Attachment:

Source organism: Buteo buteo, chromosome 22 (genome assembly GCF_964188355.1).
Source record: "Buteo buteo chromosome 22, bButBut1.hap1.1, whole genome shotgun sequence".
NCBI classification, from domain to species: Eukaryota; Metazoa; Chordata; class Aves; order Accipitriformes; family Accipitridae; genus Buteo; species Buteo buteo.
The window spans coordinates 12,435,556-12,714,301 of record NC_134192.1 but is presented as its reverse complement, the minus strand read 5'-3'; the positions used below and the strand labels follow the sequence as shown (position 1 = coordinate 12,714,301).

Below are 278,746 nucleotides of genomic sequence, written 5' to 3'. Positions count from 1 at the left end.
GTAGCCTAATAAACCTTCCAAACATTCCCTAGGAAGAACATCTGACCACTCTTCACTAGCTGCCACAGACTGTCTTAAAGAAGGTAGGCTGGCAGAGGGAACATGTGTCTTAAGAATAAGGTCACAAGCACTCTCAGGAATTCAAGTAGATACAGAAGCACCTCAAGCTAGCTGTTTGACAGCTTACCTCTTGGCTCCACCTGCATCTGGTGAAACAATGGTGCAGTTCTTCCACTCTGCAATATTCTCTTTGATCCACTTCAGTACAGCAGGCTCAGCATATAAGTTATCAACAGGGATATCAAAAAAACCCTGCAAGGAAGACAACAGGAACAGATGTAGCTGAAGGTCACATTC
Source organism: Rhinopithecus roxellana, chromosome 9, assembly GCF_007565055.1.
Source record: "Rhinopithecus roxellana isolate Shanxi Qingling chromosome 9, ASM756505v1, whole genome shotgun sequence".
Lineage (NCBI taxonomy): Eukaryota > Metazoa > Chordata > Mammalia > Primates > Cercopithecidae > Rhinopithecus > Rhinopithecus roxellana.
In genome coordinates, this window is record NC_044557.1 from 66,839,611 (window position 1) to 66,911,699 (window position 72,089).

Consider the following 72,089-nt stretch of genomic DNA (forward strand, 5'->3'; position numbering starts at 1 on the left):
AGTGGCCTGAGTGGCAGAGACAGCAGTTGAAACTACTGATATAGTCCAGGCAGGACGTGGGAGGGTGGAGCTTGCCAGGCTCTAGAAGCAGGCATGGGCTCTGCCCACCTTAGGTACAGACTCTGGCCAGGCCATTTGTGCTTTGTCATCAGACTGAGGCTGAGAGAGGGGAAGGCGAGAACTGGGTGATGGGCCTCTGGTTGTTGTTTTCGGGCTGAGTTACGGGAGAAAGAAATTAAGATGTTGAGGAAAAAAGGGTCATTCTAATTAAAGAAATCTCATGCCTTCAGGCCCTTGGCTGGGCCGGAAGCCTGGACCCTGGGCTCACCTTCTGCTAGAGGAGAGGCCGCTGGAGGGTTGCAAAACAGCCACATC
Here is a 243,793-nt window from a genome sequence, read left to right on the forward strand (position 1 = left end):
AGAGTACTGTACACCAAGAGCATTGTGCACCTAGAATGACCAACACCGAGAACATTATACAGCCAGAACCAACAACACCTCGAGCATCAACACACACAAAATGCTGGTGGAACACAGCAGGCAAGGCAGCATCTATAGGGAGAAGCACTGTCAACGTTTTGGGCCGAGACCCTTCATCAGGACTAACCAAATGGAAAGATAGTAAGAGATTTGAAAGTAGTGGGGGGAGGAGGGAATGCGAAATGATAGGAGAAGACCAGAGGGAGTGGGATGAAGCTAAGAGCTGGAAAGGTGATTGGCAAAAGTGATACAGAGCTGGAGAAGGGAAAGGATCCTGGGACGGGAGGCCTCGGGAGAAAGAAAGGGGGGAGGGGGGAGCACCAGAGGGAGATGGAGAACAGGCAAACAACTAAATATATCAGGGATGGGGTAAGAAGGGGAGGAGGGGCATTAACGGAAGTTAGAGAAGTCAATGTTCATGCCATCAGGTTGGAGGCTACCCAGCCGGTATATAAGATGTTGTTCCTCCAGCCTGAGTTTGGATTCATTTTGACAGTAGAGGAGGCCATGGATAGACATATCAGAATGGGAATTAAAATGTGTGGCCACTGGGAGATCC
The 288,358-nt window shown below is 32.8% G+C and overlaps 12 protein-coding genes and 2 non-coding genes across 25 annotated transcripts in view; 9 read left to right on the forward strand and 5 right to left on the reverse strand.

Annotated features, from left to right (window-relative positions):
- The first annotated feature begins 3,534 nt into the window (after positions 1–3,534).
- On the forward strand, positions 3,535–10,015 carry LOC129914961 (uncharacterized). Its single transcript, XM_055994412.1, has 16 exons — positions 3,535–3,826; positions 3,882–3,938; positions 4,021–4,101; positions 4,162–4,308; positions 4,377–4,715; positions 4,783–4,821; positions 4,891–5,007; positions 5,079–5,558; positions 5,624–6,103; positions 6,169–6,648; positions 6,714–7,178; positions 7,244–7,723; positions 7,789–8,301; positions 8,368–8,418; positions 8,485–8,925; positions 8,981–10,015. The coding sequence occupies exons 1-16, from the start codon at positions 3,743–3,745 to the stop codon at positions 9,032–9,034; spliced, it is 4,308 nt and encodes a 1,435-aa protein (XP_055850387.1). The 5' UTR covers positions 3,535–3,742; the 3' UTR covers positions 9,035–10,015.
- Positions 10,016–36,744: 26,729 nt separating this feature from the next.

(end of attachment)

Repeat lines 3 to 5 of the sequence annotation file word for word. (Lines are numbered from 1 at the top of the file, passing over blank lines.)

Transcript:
NCBI classification, from domain to species: Eukaryota; Metazoa; Chordata; class Aves; order Accipitriformes; family Accipitridae; genus Buteo; species Buteo buteo.
The window spans coordinates 12,435,556-12,714,301 of record NC_134192.1 but is presented as its reverse complement, the minus strand read 5'-3'; the positions used below and the strand labels follow the sequence as shown (position 1 = coordinate 12,714,301).

Below are 278,746 nucleotides of genomic sequence, written 5' to 3'. Positions count from 1 at the left end.